A Company-Sponsored Training Program is a school that is owned and operated by a trucking company.

The schooling often requires little or no money up front. Instead of paying up-front tuition you will sign an agreement to work for the company for a specified amount of time after graduation, usually around a year, at a slightly lower rate of pay in order to pay for the training.

If you choose to quit working for the company before your year is up, they will normally require you to pay back a prorated amount of money for the schooling. The amount you pay back will be comparable to what you would have paid if you went to an independently owned school.

Company-sponsored training can be an excellent way to get your career underway if you can't afford the tuition up front for private schooling.

Army 's Comment
member avatar

I say that because you can go to a school sponsored training, mostly free and still have the ability to use ur gi bill later if you want to go back and pick up trade or whatanot....esp now with gi bill for life, it shouldn't expire in 10 years... assuming that will be retroactive.

And, to be honest, I have heard almost no complaints about company sponsored training on here. For a few companies they only require a 10 month commitment after. Need a solid job anyway.

Company Sponsored Training:

A Company-Sponsored Training Program is a school that is owned and operated by a trucking company.

The schooling often requires little or no money up front. Instead of paying up-front tuition you will sign an agreement to work for the company for a specified amount of time after graduation, usually around a year, at a slightly lower rate of pay in order to pay for the training.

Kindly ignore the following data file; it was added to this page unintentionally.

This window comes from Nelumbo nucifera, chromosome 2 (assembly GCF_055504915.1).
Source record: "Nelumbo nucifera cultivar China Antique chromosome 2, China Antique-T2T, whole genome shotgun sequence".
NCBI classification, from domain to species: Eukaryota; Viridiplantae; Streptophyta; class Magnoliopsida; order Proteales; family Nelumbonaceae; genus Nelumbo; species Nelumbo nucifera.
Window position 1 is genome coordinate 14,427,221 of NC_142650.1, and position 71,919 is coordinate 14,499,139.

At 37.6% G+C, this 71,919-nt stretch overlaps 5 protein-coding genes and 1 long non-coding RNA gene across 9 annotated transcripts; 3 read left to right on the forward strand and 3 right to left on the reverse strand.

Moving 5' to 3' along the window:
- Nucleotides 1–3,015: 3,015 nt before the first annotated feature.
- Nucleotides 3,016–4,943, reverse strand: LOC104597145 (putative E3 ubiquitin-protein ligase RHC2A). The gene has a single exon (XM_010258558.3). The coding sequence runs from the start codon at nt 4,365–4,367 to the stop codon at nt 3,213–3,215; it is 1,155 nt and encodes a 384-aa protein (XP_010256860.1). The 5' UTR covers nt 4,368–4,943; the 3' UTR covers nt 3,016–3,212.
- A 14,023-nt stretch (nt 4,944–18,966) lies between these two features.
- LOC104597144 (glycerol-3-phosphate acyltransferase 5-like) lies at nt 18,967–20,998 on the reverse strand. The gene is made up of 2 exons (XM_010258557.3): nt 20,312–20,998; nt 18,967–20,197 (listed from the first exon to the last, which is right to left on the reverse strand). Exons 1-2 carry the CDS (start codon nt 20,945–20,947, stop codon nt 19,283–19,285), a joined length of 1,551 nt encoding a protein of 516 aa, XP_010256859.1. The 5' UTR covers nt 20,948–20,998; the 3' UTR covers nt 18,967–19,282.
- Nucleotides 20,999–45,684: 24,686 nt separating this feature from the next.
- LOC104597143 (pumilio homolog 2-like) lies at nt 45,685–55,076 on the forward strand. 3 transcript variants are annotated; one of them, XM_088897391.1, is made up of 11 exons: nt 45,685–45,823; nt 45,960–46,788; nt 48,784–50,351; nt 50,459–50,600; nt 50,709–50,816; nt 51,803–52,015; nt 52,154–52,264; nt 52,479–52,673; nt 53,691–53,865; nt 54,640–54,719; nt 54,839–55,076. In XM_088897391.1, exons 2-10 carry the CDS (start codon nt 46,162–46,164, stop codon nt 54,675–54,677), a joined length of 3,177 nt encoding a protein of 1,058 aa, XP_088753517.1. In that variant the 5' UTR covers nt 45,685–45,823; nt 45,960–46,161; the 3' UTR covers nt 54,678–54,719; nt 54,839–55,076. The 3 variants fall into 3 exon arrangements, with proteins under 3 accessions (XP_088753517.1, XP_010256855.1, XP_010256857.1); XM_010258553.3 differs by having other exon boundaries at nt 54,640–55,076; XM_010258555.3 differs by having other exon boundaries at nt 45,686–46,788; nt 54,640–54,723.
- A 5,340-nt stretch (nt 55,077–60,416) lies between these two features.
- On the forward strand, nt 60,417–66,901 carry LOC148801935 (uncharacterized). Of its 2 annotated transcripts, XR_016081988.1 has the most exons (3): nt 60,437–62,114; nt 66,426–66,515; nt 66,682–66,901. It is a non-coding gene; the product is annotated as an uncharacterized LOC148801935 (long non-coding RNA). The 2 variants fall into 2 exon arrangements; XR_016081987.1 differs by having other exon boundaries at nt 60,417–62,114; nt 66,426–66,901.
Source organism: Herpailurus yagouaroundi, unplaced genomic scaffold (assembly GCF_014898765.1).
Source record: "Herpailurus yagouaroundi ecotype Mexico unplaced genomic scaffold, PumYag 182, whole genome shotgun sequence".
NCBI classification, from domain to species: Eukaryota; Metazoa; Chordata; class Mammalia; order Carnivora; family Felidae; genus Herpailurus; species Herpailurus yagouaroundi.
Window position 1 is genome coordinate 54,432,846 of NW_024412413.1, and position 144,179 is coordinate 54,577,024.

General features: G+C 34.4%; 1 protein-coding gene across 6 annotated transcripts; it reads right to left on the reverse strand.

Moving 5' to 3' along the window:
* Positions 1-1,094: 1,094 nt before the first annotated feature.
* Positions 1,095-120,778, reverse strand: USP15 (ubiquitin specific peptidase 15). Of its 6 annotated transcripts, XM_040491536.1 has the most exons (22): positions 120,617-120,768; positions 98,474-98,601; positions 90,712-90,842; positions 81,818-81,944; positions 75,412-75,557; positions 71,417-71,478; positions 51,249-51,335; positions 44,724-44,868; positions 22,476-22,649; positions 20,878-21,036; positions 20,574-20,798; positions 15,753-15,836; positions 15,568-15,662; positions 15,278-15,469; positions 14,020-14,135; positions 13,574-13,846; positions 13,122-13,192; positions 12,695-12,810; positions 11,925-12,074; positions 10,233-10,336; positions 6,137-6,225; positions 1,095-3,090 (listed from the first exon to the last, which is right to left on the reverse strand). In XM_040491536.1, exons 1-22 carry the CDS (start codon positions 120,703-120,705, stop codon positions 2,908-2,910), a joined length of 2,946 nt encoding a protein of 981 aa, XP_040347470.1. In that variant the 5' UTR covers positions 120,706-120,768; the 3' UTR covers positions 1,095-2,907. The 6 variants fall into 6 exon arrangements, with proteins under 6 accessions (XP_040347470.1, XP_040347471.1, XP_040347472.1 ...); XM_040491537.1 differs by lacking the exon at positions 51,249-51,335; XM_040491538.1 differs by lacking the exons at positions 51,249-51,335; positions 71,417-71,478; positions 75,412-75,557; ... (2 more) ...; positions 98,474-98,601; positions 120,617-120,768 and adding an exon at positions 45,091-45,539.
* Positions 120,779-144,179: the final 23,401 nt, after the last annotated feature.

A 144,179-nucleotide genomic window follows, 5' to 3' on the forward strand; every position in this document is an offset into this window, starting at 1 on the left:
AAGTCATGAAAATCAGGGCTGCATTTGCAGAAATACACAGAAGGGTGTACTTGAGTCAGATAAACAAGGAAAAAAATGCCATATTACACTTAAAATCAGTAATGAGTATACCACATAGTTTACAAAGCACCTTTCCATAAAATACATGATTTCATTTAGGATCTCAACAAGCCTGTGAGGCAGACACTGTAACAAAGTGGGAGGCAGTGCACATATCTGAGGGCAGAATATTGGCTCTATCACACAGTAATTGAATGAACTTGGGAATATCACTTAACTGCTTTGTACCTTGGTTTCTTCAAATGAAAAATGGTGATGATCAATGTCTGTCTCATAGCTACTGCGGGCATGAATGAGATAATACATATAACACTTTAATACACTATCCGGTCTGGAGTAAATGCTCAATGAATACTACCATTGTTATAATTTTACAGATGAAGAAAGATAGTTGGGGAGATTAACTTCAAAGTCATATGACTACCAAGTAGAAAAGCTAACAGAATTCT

If you choose to quit working for the company before your year is up, they will normally require you to pay back a prorated amount of money for the schooling. The amount you pay back will be comparable to what you would have paid if you went to an independently owned school.

Company-sponsored training can be an excellent way to get your career underway if you can't afford the tuition up front for private schooling.

Josh N.'s Comment
member avatar

Fair enough. I dont ever see myself going back to school. In 37 now, 100% service connected. I dont want to sign a contract with a company either. Dont mind using my benefits to pay tot school especially with tuition reimbursement most companies offer. And with the apprenticeship program, voc rehab and Pell Grant's you can make decent money. As far as I know I wont use all my benefits if I do the 2 year apprenticeship, then the yellow ribbon program can kick in and pay for school if I ever decide to go back to school after 2 years on the apprenticeship program. At least that's the way my DAV rep explained it all to me. I plan on retiring at 40 anyway. Driving is just a way to add some decent money to the bank account while using the benefits. I have no debt at the money and like I said 100% service connected. If I cant love off that and the money i have saved in the bank and put into my 401k I'm doing something wrong.

Army 's Comment
member avatar

Ok, sounds like a solid plan.. we look forward to following you with the journey.

OWI:

Operating While Intoxicated